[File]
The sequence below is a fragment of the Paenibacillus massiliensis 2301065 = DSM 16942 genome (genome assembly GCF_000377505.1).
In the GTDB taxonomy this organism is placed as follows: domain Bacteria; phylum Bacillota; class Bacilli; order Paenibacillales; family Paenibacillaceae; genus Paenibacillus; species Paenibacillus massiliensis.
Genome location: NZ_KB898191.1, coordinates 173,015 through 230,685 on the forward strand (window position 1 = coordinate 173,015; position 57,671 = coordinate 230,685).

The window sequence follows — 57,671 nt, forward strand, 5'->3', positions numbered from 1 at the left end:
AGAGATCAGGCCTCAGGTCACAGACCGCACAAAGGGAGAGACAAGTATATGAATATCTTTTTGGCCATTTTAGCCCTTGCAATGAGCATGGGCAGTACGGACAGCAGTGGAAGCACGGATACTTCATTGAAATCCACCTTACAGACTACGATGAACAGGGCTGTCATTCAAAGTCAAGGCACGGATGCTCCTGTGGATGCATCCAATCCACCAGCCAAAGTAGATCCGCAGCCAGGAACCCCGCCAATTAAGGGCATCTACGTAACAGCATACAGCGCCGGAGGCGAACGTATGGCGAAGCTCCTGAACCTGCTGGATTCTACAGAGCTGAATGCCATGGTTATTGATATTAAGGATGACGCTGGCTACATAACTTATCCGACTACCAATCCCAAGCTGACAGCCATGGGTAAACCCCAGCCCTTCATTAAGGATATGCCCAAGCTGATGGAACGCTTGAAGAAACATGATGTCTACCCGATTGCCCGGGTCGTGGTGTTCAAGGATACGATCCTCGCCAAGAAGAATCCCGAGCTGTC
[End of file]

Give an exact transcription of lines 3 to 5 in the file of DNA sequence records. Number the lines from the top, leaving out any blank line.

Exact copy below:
Genome location: NZ_KB898191.1, coordinates 173,015 through 230,685 on the forward strand (window position 1 = coordinate 173,015; position 57,671 = coordinate 230,685).

The window sequence follows — 57,671 nt, forward strand, 5'->3', positions numbered from 1 at the left end:
AGAGATCAGGCCTCAGGTCACAGACCGCACAAAGGGAGAGACAAGTATATGAATATCTTTTTGGCCATTTTAGCCCTTGCAATGAGCATGGGCAGTACGGACAGCAGTGGAAGCACGGATACTTCATTGAAATCCACCTTACAGACTACGATGAACAGGGCTGTCATTCAAAGTCAAGGCACGGATGCTCCTGTGGATGCATCCAATCCACCAGCCAAAGTAGATCCGCAGCCAGGAACCCCGCCAATTAAGGGCATCTACGTAACAGCATACAGCGCCGGAGGCGAACGTATGGCGAAGCTCCTGAACCTGCTGGATTCTACAGAGCTGAATGCCATGGTTATTGATATTAAGGATGACGCTGGCTACATAACTTATCCGACTACCAATCCCAAGCTGACAGCCATGGGTAAACCCCAGCCCTTCATTAAGGATATGCCCAAGCTGATGGAACGCTTGAAGAAACATGATGTCTACCCGATTGCCCGGGTCGTGGTGTTCAAGGATACGATCCTCGCCAAGAAGAATCCCGAGCTGTC